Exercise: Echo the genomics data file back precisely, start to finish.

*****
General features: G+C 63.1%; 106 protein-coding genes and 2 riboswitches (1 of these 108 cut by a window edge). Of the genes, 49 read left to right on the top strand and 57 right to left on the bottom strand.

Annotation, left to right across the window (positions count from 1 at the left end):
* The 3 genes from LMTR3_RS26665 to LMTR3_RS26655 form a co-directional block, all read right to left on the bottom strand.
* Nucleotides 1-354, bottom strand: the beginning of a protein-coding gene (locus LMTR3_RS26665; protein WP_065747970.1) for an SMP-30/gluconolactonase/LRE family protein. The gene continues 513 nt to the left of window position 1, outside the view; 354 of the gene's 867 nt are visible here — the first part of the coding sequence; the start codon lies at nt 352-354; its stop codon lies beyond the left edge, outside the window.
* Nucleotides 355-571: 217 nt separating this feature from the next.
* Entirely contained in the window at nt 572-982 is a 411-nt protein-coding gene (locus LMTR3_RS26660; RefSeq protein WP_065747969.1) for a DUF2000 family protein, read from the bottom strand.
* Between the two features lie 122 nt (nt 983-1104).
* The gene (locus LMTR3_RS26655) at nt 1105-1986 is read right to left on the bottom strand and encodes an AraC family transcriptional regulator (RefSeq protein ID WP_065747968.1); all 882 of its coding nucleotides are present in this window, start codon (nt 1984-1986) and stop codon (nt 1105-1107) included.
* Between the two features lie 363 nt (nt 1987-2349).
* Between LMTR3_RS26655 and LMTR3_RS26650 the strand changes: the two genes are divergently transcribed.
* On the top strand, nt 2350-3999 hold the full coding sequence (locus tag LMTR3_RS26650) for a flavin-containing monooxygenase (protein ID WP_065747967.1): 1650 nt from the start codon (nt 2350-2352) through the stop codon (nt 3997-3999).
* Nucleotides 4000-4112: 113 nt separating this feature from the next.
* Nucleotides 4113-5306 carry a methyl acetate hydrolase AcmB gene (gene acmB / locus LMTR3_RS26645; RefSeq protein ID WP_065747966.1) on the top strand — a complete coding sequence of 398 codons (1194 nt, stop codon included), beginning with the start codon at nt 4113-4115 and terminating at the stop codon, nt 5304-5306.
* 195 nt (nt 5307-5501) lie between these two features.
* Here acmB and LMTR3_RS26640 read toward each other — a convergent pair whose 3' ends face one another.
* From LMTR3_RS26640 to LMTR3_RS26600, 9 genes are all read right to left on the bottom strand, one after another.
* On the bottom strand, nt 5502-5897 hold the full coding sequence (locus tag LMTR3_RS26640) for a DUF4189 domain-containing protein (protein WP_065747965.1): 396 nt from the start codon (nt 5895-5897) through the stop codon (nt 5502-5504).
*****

General features: G+C 63.1%; 106 protein-coding genes and 2 riboswitches (1 of these 108 cut by a window edge). Of the genes, 49 read left to right on the top strand and 57 right to left on the bottom strand.

Annotation, left to right across the window (positions count from 1 at the left end):
* The 3 genes from LMTR3_RS26665 to LMTR3_RS26655 form a co-directional block, all read right to left on the bottom strand.
* Nucleotides 1-354, bottom strand: the beginning of a protein-coding gene (locus LMTR3_RS26665; protein WP_065747970.1) for an SMP-30/gluconolactonase/LRE family protein. The gene continues 513 nt to the left of window position 1, outside the view; 354 of the gene's 867 nt are visible here — the first part of the coding sequence; the start codon lies at nt 352-354; its stop codon lies beyond the left edge, outside the window.
* Nucleotides 355-571: 217 nt separating this feature from the next.
* Entirely contained in the window at nt 572-982 is a 411-nt protein-coding gene (locus LMTR3_RS26660; RefSeq protein WP_065747969.1) for a DUF2000 family protein, read from the bottom strand.
* Between the two features lie 122 nt (nt 983-1104).
* The gene (locus LMTR3_RS26655) at nt 1105-1986 is read right to left on the bottom strand and encodes an AraC family transcriptional regulator (RefSeq protein ID WP_065747968.1); all 882 of its coding nucleotides are present in this window, start codon (nt 1984-1986) and stop codon (nt 1105-1107) included.
* Between the two features lie 363 nt (nt 1987-2349).
* Between LMTR3_RS26655 and LMTR3_RS26650 the strand changes: the two genes are divergently transcribed.
* On the top strand, nt 2350-3999 hold the full coding sequence (locus tag LMTR3_RS26650) for a flavin-containing monooxygenase (protein ID WP_065747967.1): 1650 nt from the start codon (nt 2350-2352) through the stop codon (nt 3997-3999).
* Nucleotides 4000-4112: 113 nt separating this feature from the next.
* Nucleotides 4113-5306 carry a methyl acetate hydrolase AcmB gene (gene acmB / locus LMTR3_RS26645; RefSeq protein ID WP_065747966.1) on the top strand — a complete coding sequence of 398 codons (1194 nt, stop codon included), beginning with the start codon at nt 4113-4115 and terminating at the stop codon, nt 5304-5306.
* 195 nt (nt 5307-5501) lie between these two features.
* Here acmB and LMTR3_RS26640 read toward each other — a convergent pair whose 3' ends face one another.
* From LMTR3_RS26640 to LMTR3_RS26600, 9 genes are all read right to left on the bottom strand, one after another.
* On the bottom strand, nt 5502-5897 hold the full coding sequence (locus tag LMTR3_RS26640) for a DUF4189 domain-containing protein (protein WP_065747965.1): 396 nt from the start codon (nt 5895-5897) through the stop codon (nt 5502-5504).